I have a question about demorantis in that opening sentence to the Vercelli Acts of Peter. This version of the Acts of Peter is strange because the first three chapters are not devoted to Peter at all but Paul. It is translated as 'sojourning' in the standard English translation:Pauli tempus demorantis Romae et multos confirmantis in fide
The implication here is whether Paul actually went to Rome proper or merely had a 'stopover' at the ancient equivalent of an airport. We've all made the joke before "Oh Amsterdam, I've been there ... well almost, I had a stopover last year." Now I am not suggesting that this was a day-long stopover. Ancient travel was different. But the question Meinhardus brings up is whether Paul was originally on his way to Spain and then merely spent some time at Ostia, the port city of Rome, or whether he went all the way to the heart of Rome and then came back to Ostia. I tend to see this as confirmation of an Ostian stopover. The reason is that there is no mention of travel to and from anywhere and the possible implication of demorantis meaning something like delay, detained or stopover.At the time when Paul was sojourning in Rome and confirming many in the faith, it came also to pass that one by name Candida, the wife of Quartus that was over the prisons, heard Paul and paid heed to his words and believed. And when she had instructed her husband also and he believed, Quartus suffered Paul to go whither he would away from the city: to whom Paul said: If it be the will of God, he will reveal it unto me. And after Paul had fasted three days and asked of the Lord that which should be profitable for him, he saw a vision, even the Lord saying unto him: Arise, Paul, and become a physician in thy body (i.e. by going thither in person) to them that are in Spain.
He therefore, having related to the brethren what God had commanded, nothing doubting, prepared himself to set forth from the city. But when Paul was about to depart, there was great weeping throughout all the brotherhood, because they thought that they should see Paul no more, so that they even rent their clothes. For they had in mind also how that Paul had oftentimes contended with the doctors of the Jews and confuted them, saying: Christ, upon whom your fathers laid hands, abolished their sabbaths and fasts and holy-days and circumcision, and the doctrines of men and the rest of the traditions he did abolish. But the brethren lamented (and adjured) Paul by the coming of our Lord Jesus Christ, that he should not be absent above a year, saying: We know thy love for thy brethren; forget not us when thou art come thither, neither begin to forsake us, as little children without a mother. And when they besought him long with tears, there came a sound from heaven, and a great voice saying: Paul the servant of God is chosen to minister all the days of his life: by the hands of Nero the ungodly and wicked man shall he be perfected before your eyes. And a very great fear fell upon the brethren because of the voice which came from heaven: and they were confirmed yet more in the faith.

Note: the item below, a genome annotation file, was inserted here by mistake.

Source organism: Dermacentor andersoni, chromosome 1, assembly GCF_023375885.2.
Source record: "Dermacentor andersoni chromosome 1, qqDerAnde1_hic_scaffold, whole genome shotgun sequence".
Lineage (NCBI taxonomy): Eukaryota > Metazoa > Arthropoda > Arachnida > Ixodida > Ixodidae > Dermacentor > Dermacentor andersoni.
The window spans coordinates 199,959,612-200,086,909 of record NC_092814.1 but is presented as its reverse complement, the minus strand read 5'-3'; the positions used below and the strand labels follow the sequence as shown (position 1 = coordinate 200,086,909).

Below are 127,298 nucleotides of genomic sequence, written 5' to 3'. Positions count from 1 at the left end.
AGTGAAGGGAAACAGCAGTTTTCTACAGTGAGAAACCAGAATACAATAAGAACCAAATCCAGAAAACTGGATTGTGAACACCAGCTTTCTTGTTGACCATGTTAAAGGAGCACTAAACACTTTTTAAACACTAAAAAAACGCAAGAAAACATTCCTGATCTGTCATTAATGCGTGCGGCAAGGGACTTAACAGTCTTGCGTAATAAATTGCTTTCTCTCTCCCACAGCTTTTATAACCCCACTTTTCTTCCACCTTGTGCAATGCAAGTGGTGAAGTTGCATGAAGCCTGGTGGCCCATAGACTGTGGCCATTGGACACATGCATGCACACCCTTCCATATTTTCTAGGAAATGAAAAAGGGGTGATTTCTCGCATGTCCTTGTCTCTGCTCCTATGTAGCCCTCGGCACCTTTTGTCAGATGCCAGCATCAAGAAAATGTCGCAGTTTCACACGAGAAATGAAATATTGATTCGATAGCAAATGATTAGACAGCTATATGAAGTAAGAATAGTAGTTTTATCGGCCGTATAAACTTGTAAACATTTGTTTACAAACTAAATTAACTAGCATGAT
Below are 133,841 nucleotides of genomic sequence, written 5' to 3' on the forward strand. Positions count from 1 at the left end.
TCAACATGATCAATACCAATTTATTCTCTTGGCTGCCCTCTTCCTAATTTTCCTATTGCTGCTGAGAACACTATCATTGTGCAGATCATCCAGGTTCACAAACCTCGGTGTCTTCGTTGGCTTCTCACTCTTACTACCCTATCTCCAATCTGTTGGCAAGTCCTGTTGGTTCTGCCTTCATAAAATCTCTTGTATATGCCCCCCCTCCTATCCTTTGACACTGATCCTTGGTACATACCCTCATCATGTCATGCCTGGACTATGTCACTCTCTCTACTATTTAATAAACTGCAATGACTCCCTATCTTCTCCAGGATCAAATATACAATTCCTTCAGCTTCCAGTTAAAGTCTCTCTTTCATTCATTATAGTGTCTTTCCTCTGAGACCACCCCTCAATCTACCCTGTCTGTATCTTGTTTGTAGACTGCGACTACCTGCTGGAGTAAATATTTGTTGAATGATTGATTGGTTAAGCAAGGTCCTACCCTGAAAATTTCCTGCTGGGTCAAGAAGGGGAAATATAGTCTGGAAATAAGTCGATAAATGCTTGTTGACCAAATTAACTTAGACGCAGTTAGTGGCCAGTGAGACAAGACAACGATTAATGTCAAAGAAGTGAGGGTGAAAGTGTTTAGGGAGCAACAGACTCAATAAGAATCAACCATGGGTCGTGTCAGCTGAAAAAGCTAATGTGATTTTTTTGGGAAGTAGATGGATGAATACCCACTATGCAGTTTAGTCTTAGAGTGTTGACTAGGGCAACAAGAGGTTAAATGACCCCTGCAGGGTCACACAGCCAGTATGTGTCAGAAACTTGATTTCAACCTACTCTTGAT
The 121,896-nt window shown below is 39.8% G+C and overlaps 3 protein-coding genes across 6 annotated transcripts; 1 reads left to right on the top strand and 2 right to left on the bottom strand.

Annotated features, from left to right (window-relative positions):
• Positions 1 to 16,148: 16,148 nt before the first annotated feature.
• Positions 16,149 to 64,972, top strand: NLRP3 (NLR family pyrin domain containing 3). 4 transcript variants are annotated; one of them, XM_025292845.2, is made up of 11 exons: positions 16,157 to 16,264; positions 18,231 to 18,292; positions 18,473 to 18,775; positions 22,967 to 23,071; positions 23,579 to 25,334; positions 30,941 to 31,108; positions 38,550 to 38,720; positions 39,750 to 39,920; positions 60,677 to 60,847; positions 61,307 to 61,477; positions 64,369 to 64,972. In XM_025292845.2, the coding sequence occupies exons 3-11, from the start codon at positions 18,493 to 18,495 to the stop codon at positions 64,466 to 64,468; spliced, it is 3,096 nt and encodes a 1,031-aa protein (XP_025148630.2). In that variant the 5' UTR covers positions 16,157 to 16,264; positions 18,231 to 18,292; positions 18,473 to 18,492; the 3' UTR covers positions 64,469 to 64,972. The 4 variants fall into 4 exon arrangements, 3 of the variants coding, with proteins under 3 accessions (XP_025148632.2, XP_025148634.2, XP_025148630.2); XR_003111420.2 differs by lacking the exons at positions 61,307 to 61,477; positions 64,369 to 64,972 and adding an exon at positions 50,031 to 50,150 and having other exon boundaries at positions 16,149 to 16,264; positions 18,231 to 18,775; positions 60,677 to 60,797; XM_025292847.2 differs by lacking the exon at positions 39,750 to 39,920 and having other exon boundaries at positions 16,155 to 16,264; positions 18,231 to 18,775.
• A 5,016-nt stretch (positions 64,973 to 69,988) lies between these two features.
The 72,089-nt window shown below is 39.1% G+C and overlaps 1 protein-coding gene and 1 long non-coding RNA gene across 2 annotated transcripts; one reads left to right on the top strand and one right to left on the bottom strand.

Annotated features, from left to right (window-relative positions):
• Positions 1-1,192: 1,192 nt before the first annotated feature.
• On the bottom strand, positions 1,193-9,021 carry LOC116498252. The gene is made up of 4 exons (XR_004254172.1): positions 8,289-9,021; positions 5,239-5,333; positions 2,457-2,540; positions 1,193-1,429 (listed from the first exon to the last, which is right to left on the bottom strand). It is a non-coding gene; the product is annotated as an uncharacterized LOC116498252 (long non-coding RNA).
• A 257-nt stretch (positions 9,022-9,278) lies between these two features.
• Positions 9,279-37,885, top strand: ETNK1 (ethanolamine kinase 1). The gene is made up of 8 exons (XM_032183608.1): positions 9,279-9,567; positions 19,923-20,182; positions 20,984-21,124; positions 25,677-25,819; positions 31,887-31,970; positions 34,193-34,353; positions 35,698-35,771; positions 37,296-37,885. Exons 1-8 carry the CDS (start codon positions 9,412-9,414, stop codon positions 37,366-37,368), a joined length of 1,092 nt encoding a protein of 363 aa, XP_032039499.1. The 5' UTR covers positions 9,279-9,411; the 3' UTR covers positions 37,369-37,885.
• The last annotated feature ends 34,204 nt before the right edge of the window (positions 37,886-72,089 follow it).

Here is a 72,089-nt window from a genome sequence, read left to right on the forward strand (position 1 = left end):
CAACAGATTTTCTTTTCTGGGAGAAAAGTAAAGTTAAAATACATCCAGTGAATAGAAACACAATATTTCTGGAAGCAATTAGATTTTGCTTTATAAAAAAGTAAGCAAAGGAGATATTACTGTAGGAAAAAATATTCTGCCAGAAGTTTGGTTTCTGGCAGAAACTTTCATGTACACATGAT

The only other example I see is Tertullian's use of the terminology where it is translated in English as lingering essentially:
What Tertullian is describing here is apparently developed in the 1641 trial of Gabriel of Granada. His Judaizing practices were identified because he maintained a fast set to the appearance of the evening star:There is, I believe, a Ninevitan suspension of business! A Jewish fast, at all events, is universally celebrated; while, neglecting the temples, throughout all the shore, in every open place, they continue long to send prayer up to heaven. And, albeit by the dress and ornamentation of mourning they disgrace the duty, still they do affect a faith in abstinence, and sigh for the arrival of the long-lingering [demorantis] evening star to sanction (their feeding).
Similarly Mayor Gonzalez of Herrera in 1484 confessed to practicing the fast this way:and on this occasion and on many others his said mother told him and taught him how in the month of September the fast of the great day must be kept in observance of the said law, bathing on the eve of the day previous and putting on clean clothing and supping on fish and vegetables, and not flesh (meat) and that wax candles must be lighted and put on a clean cloth, and that on that night the prayers of the said law must be recited without going to sleep until after midnight ; and that all the following day they had to go without eating until night when the evening star came forth ; and that then they must sup on fish and vegetables and not meat ; and that they must ask forgiveness one of another, and those who had quarreled become friends again. And in conformity with this, this confessant made the said fast of the great day in the month of September of last year with his said mother Dona Maria de Rivera and with his grandmother Dona Blanca and his aunts Margaret.
So demorantis means something like 'delayed.' But could it mean 'stopover'?likewise I fasted and observed it as best as I could , refraining from spinning and from doing other things , not eating or drinking the entire day until the evening star had emerged.
What complicates the passage in the Vercelli Acts is that the structuring of the first sentence doesn't seem usual in Latin. More like Greek sentence structure.